Painkiller injections, 60-ball per session, playing through pain: Has Shreyas Iyer been treated unfairly?

Shreyas Iyer for India
Shreyas Iyer for India (Source: X)

The Shreyas Iyer apologists were out in full force on social media after the middle-order batsman was dropped from the list of centrally contracted players. The common refrain was that the BCCI has done ‘injustice’ to a player who scored in excess of 500 runs (530) at the 50-over World Cup, including a match-winning hundred in the semi-final against New Zealand, only a few months ago.

The BCCI has dropped Iyer, along with wicketkeeper-batter Ishan Kishan, from the list of centrally contracted players for ostensibly not adhering to cricket board secretary, Jay Shah’s directive of playing red-ball domestic cricket. The common perception is that Iyer’s show of arrogance didn’t serve him well. But there are two sides to every story and those who are close to the player feel that the 29-year-old has been treated unfairly.

The chain of events was like this: After the second Test against England, Iyer informed the team management about a persistent back pain that was impeding him from spending a long time at the crease. Then, he was dropped for the last three Tests and was asked to go and play the Ranji Trophy. It is learnt that Iyer called Mumbai chief selector Raju Kulkarni, telling him that his back trouble would force him to opt out of the Ranji Trophy quarter-final against Baroda. He didn’t report to the National Cricket Academy and an email from Nitin Patel, the head of sports science and medicine at the NCA, declared him fit.

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Shreyas Iyer in action vs England in Vizag
Shreyas Iyer in action vs England in Vizag (Image: Debasis Sen)

According to sources, despite pulling out of Mumbai’s Ranji quarter-final citing back trouble, Iyer turned up at Kolkata Knight Riders Academy in Mumbai and did training under some KKR coaches. When Ajit Agarkar, the chairman of the national selection committee, came to know about this, he was furious. Agarkar was in charge of finalising the central contracts and Iyer was duly dropped from the list.

Asked about this, an insider admitted that Iyer dropped in at the KKR Academy, as he had to build his workload. “After playing 60 balls in a session, his back was building spasms. He had to build up his resistance. Now he is playing 200 balls per session. In three weeks, he has put on three kilos of muscles. The Mumbai Cricket Association and the Mumbai team head coach (Omkar Salvi) have been kept in the loop. In fact, the Mumbai coach visited the KKR Academy several times to monitor Iyer’s progress. And now he has made himself available for the Ranji Trophy semi-final against Tamil Nadu,” the person told RevSportz, demanding anonymity.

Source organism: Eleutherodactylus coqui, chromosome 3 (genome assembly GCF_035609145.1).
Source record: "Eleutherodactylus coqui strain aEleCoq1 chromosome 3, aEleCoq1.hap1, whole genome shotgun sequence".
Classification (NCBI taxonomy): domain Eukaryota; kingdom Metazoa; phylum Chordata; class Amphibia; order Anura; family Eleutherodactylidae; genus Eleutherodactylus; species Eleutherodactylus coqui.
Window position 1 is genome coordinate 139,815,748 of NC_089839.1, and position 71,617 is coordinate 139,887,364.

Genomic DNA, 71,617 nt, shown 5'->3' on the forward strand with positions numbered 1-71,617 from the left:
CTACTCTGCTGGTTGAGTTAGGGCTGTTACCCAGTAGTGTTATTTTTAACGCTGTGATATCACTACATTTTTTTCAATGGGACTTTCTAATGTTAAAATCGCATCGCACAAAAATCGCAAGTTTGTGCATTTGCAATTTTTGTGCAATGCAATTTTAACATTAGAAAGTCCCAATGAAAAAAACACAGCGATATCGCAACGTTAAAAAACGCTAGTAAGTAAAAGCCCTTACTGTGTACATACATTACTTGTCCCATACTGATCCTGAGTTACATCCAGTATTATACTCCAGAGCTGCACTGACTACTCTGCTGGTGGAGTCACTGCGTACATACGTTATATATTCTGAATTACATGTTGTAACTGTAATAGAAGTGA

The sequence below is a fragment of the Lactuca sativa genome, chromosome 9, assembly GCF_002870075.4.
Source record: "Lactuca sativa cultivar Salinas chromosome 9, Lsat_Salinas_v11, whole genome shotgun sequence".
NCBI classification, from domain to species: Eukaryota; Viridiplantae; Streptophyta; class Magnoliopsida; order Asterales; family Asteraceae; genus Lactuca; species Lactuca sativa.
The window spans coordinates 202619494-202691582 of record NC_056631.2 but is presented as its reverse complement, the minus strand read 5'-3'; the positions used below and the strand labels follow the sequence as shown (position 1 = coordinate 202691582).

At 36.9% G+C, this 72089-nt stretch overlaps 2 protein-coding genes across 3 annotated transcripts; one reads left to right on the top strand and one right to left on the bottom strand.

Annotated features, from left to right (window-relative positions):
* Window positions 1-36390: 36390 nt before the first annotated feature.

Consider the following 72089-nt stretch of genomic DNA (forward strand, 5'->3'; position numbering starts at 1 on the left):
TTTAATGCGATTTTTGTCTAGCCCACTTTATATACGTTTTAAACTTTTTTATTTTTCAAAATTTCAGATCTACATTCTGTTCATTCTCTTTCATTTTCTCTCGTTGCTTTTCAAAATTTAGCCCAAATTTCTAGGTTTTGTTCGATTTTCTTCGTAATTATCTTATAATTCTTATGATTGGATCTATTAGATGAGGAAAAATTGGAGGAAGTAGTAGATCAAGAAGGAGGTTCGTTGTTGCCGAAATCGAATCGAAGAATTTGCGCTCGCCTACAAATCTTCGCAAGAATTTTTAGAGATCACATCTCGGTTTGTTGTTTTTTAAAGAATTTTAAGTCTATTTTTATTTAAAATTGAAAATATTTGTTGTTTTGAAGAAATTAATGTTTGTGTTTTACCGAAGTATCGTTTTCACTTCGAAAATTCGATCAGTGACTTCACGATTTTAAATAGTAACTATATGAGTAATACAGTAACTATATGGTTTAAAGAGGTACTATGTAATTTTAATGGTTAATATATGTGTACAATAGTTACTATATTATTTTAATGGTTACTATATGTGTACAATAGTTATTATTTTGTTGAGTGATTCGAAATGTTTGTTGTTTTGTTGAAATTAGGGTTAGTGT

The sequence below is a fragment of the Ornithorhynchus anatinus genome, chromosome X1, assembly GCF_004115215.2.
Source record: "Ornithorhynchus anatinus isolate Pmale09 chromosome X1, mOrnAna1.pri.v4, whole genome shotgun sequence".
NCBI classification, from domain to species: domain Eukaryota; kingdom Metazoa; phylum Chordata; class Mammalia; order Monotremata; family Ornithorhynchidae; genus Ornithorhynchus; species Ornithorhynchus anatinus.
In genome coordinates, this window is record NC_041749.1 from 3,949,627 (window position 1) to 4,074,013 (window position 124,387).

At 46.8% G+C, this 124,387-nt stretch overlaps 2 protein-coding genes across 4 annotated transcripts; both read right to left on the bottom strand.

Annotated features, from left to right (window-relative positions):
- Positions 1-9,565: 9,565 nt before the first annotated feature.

Iyer had opted to skip the last year’s IPL to undergo a surgery for his recurring back injury. The source spoke about how keen the player was to feature in the World Cup. “He skipped the IPL to play the World Cup. Even after the surgery, he took three painkiller injections to be pain-free for the World Cup. And yet, the pain returned during the semi-final and the final, and he played through it. Iyer was the only player who wasn’t given a break after the World Cup. He played the home T20I series against Australia and then went to South Africa. After returning from South Africa, he was asked to play a Ranji game in January, ahead of the first two Tests against England. He did that. Doesn’t a player have the liberty to train under a coach of his choice?”

People in the know stressed that too much shouldn’t be read into Iyer’s decision of not reporting at the NCA. “KL Rahul, too, went to London for the treatment of his quadriceps pain. Nobody has asked a question. And when was the last time Rahul turned up for a Ranji game? He is also an injury-prone cricketer who has missed series and matches. A player is the best judge in terms of assessing his body,” said the source.

Shreyas Iyer will be playing Ranji Tophy semis.
Shreyas Iyer will be playing Ranji Trophy semis. Source (X)

To put things in perspective, Rahul last played a Ranji game four years ago, against Bengal at Eden Gardens. He was placed in Grade A. Hardik Pandya, too, has been given a Grade A contract despite playing just four white-ball internationals since October 1, 2023. The all-rounder has just returned to competitive cricket after a long injury lay-off, at the DY Patil T20 Cup.

Last month, the BCCI issued a directive that every contracted player should play the domestic red-ball tournament unless he was with the Indian team or doing his rehab at the NCA. Unlike Kishan, Iyer has played in the Ranji Trophy, and taking that into account, he was a little unfortunate not to get a contract. Apparently, he has fallen prey to miscommunication. But the way the whole thing stands, even a very successful IPL might not guarantee him a place in the Indian team for the upcoming T20 World Cup.

Where does his international career go from here? Ravi Shastri has offered some words of wisdom. “In the game of cricket, comebacks define the spirit. Chin-up, @ShreyasIyer15 and @ishankishan51! Dig deep, face challenges, and come back even stronger. Your past achievements speak volumes, and I have no doubt you’ll conquer once again,” the former India head coach posted on X.

Iyer’s redemption should start from the game against Tamil Nadu, and nothing better than letting the bat do the talking.

Also Read: Pullela Gopichand and Building a Legacy

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